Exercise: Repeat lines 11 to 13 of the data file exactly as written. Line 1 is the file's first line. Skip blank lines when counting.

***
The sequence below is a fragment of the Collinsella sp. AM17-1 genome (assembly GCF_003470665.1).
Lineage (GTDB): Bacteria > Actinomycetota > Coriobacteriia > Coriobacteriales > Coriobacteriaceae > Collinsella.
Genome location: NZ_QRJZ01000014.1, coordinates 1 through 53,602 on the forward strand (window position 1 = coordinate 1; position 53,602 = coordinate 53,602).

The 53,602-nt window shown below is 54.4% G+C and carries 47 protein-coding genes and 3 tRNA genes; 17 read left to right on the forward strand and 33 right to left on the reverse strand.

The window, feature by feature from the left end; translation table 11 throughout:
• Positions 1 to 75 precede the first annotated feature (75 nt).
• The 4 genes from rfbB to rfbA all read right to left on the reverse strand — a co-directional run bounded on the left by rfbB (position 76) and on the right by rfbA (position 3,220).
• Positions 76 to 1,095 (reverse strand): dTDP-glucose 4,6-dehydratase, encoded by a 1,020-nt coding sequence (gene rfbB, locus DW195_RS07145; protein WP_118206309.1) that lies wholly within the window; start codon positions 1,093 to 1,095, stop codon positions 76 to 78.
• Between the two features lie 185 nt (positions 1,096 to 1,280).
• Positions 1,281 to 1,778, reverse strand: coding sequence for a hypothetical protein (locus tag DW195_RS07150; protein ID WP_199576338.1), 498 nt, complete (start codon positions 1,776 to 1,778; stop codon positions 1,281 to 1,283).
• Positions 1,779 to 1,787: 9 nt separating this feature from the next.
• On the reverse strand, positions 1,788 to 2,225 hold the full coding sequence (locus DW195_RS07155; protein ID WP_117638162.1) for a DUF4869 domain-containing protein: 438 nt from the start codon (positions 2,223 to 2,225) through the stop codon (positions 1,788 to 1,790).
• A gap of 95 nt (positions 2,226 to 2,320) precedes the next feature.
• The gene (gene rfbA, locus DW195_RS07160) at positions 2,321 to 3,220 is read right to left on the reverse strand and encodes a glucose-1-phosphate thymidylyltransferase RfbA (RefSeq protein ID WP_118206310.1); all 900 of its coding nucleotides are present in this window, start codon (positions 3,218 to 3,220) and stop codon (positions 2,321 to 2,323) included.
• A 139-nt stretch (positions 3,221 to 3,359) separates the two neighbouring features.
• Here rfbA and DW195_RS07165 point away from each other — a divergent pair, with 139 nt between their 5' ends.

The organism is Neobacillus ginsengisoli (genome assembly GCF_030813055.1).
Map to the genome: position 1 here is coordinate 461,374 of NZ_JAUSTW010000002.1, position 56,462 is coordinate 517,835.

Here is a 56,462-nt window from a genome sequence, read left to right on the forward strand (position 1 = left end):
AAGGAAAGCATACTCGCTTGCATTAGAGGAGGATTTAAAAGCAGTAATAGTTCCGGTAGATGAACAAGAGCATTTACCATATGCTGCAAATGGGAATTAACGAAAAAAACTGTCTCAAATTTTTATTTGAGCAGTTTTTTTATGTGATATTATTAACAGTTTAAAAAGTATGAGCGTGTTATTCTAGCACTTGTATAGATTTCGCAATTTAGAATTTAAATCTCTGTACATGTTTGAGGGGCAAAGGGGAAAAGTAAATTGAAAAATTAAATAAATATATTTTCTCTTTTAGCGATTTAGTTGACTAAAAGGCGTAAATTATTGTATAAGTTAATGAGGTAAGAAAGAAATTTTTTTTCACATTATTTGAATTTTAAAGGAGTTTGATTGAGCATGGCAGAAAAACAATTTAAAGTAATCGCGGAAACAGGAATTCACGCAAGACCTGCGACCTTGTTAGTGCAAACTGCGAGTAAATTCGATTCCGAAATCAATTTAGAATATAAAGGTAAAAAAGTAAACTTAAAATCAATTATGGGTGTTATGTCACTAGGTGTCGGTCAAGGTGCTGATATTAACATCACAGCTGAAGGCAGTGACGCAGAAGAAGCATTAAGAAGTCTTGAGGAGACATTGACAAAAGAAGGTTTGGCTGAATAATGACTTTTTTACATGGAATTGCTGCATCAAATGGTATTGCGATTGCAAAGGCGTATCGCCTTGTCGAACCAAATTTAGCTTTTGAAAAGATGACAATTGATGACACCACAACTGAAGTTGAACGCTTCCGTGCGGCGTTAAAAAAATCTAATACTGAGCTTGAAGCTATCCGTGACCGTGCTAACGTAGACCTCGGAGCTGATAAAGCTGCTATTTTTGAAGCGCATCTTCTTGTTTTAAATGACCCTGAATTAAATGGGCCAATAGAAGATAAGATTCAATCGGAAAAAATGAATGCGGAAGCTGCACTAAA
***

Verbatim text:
• Positions 1,779 to 1,787: 9 nt separating this feature from the next.
• On the reverse strand, positions 1,788 to 2,225 hold the full coding sequence (locus DW195_RS07155; protein ID WP_117638162.1) for a DUF4869 domain-containing protein: 438 nt from the start codon (positions 2,223 to 2,225) through the stop codon (positions 1,788 to 1,790).
• A gap of 95 nt (positions 2,226 to 2,320) precedes the next feature.